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 Post subject: A Fifth Victorian Puzzle Poem
PostPosted: 17 Mar 2017, 15:01 
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This could be the last for a while as I'm gearing up for my spring trip to Oberaudorf. A lot of the puzzles were scanned into my computer several years ago, when I had one of the books in pieces. The solutions aren't, as I didn't want to look at them before I'd had a chance to solve them myself, so I won't be able to access them when I'm away.

Here it is (Ctrl+ to enlarge it.)

Who wants to start?

Contentment

1.
2.
3.
4.
5.
6.
7.
8.
9.
10.
11.
12.


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 Post subject: Re: A Fifth Victorian Puzzle Poem
PostPosted: 17 Mar 2017, 15:32 
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Thank you for that!

Contentment

1. ------------------- let me be content
My clothes, my food, are good enough for me.
2.
3.
4.
5.
6.
7.
8.
9.
10.
11.
12.


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 Post subject: Re: A Fifth Victorian Puzzle Poem
PostPosted: 18 Mar 2017, 16:33 
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Here's a contribution for me.

Contentment

1. With what I have, O let me be content
2. My clothes, my food, are good enough for me.
3. My home is clean, I always pay my rent
4. With some ................... for mirth and jollity
5.
6.
7.
8.
9.
10.
11.
12.


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 Post subject: Re: A Fifth Victorian Puzzle Poem
PostPosted: 18 Mar 2017, 18:32 
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Contentment

1. With what I have, O let me be content
2. My clothes, my food, are good enough for me.
3. My home is clean, I always pay my rent
4. With some ................... for mirth and jollity
5. If all else easy seem ..............................
6.
7.
8.
9.
10. Which blocks the way to many hearts' true core
11. Possessing a little is better than a throne
12. If we contented are no more to own

_________________
to be nobody but yourself - in a world which is doing its best, night and day, to make you everybody else - means to fight the hardest battle which any human being can fight; and never stop fighting.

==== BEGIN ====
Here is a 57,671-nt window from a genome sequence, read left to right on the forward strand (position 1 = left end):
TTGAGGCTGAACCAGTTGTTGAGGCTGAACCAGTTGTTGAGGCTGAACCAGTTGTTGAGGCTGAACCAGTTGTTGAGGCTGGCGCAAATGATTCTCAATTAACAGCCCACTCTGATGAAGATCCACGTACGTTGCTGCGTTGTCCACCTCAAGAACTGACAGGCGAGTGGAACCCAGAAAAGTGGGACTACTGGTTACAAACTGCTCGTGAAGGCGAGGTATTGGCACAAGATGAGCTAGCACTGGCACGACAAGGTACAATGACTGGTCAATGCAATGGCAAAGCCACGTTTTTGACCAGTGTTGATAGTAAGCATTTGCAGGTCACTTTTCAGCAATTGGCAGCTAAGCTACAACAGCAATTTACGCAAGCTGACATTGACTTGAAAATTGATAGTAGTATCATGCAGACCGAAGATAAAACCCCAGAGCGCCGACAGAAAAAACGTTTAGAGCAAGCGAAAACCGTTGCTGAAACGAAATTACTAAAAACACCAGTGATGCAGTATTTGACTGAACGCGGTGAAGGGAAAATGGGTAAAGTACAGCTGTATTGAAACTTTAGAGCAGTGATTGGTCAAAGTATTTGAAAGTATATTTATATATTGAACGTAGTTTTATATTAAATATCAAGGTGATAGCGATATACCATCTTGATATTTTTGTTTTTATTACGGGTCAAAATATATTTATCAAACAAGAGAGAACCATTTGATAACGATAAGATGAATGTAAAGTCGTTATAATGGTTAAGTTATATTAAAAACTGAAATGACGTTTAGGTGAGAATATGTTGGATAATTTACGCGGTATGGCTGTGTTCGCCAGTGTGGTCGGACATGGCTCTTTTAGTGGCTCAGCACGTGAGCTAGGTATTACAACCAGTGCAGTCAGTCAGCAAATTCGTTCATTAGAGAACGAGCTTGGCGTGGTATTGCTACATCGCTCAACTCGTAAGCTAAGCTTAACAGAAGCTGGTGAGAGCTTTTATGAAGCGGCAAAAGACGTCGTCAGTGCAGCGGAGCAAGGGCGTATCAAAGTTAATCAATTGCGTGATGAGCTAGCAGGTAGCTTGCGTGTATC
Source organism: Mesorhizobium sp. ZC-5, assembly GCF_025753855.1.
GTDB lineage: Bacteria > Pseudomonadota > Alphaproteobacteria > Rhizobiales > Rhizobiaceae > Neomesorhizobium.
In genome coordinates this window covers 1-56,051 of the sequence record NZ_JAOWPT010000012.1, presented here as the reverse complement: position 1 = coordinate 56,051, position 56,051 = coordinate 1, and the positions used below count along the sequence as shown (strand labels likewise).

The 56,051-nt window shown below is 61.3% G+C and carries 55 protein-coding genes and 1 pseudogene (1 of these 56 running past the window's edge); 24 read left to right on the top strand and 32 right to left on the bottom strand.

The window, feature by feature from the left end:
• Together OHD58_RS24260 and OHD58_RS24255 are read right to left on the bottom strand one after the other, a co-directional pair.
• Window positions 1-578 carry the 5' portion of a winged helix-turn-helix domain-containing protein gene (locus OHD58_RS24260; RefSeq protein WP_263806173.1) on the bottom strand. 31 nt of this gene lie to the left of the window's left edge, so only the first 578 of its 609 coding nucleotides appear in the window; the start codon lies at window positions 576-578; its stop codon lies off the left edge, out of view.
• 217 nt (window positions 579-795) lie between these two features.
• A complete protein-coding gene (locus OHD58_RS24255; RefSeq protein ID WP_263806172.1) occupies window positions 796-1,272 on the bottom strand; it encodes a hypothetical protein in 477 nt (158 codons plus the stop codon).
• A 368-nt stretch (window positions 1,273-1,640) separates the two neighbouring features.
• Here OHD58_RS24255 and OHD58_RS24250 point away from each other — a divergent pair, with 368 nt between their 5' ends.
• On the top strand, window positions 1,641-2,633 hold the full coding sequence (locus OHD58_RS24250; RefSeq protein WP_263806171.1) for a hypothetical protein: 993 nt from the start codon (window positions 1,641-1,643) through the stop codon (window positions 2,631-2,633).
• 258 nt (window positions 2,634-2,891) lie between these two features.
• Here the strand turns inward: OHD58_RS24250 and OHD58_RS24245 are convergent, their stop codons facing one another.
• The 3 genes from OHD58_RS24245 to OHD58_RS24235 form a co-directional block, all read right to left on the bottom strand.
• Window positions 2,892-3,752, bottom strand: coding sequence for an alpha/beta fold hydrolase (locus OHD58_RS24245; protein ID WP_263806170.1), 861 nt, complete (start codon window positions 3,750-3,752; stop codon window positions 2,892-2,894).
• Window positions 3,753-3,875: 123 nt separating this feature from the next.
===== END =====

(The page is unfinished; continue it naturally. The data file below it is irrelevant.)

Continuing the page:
e.e.cummings
http://stitchwords.blogspot.co.uk


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 Post subject: Re: A Fifth Victorian Puzzle Poem
PostPosted: 22 Mar 2017, 01:12 
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I've added a bit more.

Contentment

1. With what I have, O let me be content
2. My clothes, my food, are good enough for me.
3. My home is clean, I always pay my rent
4. With some ................... for mirth and jollity
5. If all else easy seem ................from the hearth and hall,
6. I ........................... that beats them all.

7. I would no kinder(?) be than fits my lot,
8. And no one's lot will stand a .............. more.
9. Pretence and hauteur form a .................
10. Which blocks the way to many hearts' true core
11. Possessing a little is better than a throne
12. If we contented are no more to own


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 Post subject: Re: A Fifth Victorian Puzzle Poem
PostPosted: 22 Mar 2017, 09:19 
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My latest thoughts
Contentment

1. With what I have, O let me be content
2. My clothes, my food, are good enough for me.
3. My home is clean, I always pay my rent
4. With some ................... for mirth and jollity
5. If all else easy seem ................from the hearth and hall,
6. I ........................... that beats them all.

7. I would no kinder(?) be than fits my lot,
8. And no one's lot will stand a switch/crop/whip bit more.
9. Pretence and hauteur form a .................
10. Which blocks the way to many hearts' true core
11. Possessing little's better than a throne
12. If we contented are no more to own

_________________
to be nobody but yourself - in a world which is doing its best, night and day, to make you everybody else - means to fight the hardest battle which any human being can fight; and never stop fighting.
e.e.cummings
http://stitchwords.blogspot.co.uk


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 Post subject: Re: A Fifth Victorian Puzzle Poem
PostPosted: 22 Mar 2017, 10:05 
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Contentment

1. With what I have, O let me be content
2. My clothes, my food, are good enough for me.
3. My home is clean, I always pay my rent
4. With some ................... for mirth and jollity
5. If all else easy seem ................from the hearth and hall,
6. I ........................... that beats them all.

7. I would no kinder(?) be than fits my lot,
8. And no one's lot will stand a switch/crop/whip bit more.
9. Pretence and hauteur form a tiresome clot
10. Which blocks the way to many a heart's true core
11. Possessing little's better than a throne
12. If we contented are no more to own